Working over the portable stove in the kitchen of The Meadows Nursing and Rehabilitation Center, she added kale and stirred it around as, nearby, cook supervisor Christine Reed stirred tomato concassé, tomatoes that were peeled, seeded and roughly chopped. She was making the base for her homemade fettuccine, which, with the sautéed kale, would be side dishes for the roasted pork loin.

O’Bell, 66, an independent-living resident at The Meadows, and Reed worked well together, but this was only a demonstration, a practice session, of sorts. The two will compete on opposite teams in the center’s first “Iron-Style” Chefs Challenge this afternoon.

The competition is based on the Food Network’s “Iron Chef” show. Each team of chefs and residents will have 90 minutes to prepare a plated appetizer and a main entrée using a secret ingredient that will be revealed at the beginning of the 2:30 p.m. show, which is free and open to the public.

“The secret ingredient will be announced that day,” Arnie Black, The Meadows’ director of dining services, said during the demonstration last week.

He said the mystery ingredient would be kale, 72 percent dark chocolate or pomegranate. Rebecca Sims, dietitian at The Meadows, said kale is known as a powerhouse of nutrition, with beta-carotene, antioxidants, potassium, twice the daily recommended intake of vitamin A, a day’s worth of vitamin C and almost seven times the recommended amount of vitamin K, plus fiber, iron and calcium.

With the competition, the residents also are helping to celebrate National Nursing Home Week’s 2014 focus on team building by competing with the chefs from Cura Hospitality, which operates the dining service at the facility. Grace Zarnas-Hoyer, spokeswoman for Eat’n Park Hospitality Group, Cura’s parent company, said the competition also demonstrates Cura’s commitment to nourishing the bodies and spirits of its seniors.

Participants also can bring one secret ingredient and one tool, Black said. He pointed out Reed’s pasta machine and said she would bring that.

Sims said Cura has done chef challenges at other facilities.

“This is the first time here,” she said, noting some initial hesitancy among the staff.

But then interest grew among staff and residents.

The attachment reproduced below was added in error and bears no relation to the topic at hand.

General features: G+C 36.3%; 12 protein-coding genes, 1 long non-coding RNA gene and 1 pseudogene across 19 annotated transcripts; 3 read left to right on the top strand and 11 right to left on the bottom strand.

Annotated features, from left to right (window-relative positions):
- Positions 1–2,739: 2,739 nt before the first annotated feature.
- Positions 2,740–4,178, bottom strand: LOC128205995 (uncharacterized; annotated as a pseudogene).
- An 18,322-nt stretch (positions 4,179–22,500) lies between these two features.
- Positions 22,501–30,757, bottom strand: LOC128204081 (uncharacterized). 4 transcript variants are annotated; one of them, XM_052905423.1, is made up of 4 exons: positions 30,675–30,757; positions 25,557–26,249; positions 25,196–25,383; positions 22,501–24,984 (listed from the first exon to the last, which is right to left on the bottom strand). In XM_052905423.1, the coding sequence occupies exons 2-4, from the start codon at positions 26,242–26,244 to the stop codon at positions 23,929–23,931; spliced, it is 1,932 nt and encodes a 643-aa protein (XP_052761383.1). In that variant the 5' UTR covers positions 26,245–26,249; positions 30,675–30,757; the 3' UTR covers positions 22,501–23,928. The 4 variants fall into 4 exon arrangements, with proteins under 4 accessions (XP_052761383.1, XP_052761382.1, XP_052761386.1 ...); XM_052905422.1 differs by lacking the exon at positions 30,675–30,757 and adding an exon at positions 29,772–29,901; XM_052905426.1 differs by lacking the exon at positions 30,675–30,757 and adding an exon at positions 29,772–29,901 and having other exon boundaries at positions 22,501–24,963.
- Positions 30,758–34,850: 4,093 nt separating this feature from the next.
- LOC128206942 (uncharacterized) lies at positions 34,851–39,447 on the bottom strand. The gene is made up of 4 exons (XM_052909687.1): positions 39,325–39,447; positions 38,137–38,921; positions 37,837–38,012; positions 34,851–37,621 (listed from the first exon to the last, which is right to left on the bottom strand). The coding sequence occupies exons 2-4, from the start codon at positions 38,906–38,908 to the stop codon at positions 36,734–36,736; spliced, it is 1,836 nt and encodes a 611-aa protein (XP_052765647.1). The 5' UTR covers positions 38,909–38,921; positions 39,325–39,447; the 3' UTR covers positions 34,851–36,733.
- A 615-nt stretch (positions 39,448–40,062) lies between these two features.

“We had so many who wanted to (participate), we had to draw names,” Sims said.

A panel of judges — WBRE and WYOU news reporter and anchor Brittany Sweeney, Paul Reinert, principal of Wycallis Elementary School in the Dallas School District, David Pembleton, a certified executive chef and culinary educator with Luzerne County Community College, and special resident judge Phyllis Blockus — will judge the two teams’ appetizers and entrées.

“If there is a tie, they have to do a dessert,” Sims said.

The residents of The Meadows, which includes a nursing home, assisted living and independent living, will get to enjoy the winning dish as an alternative to one of their meals, she added.

O’Bell is looking forward to the competition. The Buffalo, New York, native and graduate of The Cleveland Institute of Art loves to draw and paint landscapes, but she also loves to cook, especially fresh vegetables.

“I’ll steam the cauliflower and the broccoli, then I’ll throw some cheese on them,” she said.

Black said a stage would be set up in the therapy room to accommodate the steel chef’s table, portable stoves and display of fruits and vegetables. He said the contestants would work with the portable burners, but an oven would be available and he’ll have a grill outside in case either is needed.

The teams for the competition are:

Team Armadillos — Josh Ford, a dietary aide and prep cook; Derrick Ellard, cook supervisor; Margie O’Bell, special resident chef; and Leon Anton, special guest executive chef from Peter Becker Community in Harleysville.

Team Chris Squared —Christine Reed, cook supervisor; Christine Simon, day cook; Irene Mike, special resident chef, and Eileen Goos, special guest chef and director of dining services from Phoebe Richland, Richlandtown.